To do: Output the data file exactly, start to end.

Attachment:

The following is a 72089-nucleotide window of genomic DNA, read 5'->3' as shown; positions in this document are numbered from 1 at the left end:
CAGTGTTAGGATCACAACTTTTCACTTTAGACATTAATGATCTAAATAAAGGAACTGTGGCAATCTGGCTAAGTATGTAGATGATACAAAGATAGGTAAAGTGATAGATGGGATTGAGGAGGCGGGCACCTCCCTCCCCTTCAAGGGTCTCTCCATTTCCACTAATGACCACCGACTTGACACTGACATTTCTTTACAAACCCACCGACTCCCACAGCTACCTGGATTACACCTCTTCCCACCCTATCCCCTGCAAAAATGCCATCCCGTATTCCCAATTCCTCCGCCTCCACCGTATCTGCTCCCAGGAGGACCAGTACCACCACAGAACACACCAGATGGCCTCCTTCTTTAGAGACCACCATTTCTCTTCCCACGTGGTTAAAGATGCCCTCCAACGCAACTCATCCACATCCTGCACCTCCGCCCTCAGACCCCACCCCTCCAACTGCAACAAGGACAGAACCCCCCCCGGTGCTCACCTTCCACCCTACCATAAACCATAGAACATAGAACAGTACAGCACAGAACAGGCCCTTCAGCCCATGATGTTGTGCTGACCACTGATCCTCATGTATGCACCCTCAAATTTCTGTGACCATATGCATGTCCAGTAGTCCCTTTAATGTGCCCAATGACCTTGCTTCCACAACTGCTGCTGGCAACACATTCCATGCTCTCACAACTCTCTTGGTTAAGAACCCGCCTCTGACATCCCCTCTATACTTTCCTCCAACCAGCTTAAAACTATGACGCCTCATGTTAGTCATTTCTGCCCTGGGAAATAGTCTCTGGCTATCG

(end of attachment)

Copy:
The following is a 72089-nucleotide window of genomic DNA, read 5'->3' as shown; positions in this document are numbered from 1 at the left end:
CAGTGTTAGGATCACAACTTTTCACTTTAGACATTAATGATCTAAATAAAGGAACTGTGGCAATCTGGCTAAGTATGTAGATGATACAAAGATAGGTAAAGTGATAGATGGGATTGAGGAGGCGGGCACCTCCCTCCCCTTCAAGGGTCTCTCCATTTCCACTAATGACCACCGACTTGACACTGACATTTCTTTACAAACCCACCGACTCCCACAGCTACCTGGATTACACCTCTTCCCACCCTATCCCCTGCAAAAATGCCATCCCGTATTCCCAATTCCTCCGCCTCCACCGTATCTGCTCCCAGGAGGACCAGTACCACCACAGAACACACCAGATGGCCTCCTTCTTTAGAGACCACCATTTCTCTTCCCACGTGGTTAAAGATGCCCTCCAACGCAACTCATCCACATCCTGCACCTCCGCCCTCAGACCCCACCCCTCCAACTGCAACAAGGACAGAACCCCCCCCGGTGCTCACCTTCCACCCTACCATAAACCATAGAACATAGAACAGTACAGCACAGAACAGGCCCTTCAGCCCATGATGTTGTGCTGACCACTGATCCTCATGTATGCACCCTCAAATTTCTGTGACCATATGCATGTCCAGTAGTCCCTTTAATGTGCCCAATGACCTTGCTTCCACAACTGCTGCTGGCAACACATTCCATGCTCTCACAACTCTCTTGGTTAAGAACCCGCCTCTGACATCCCCTCTATACTTTCCTCCAACCAGCTTAAAACTATGACGCCTCATGTTAGTCATTTCTGCCCTGGGAAATAGTCTCTGGCTATCG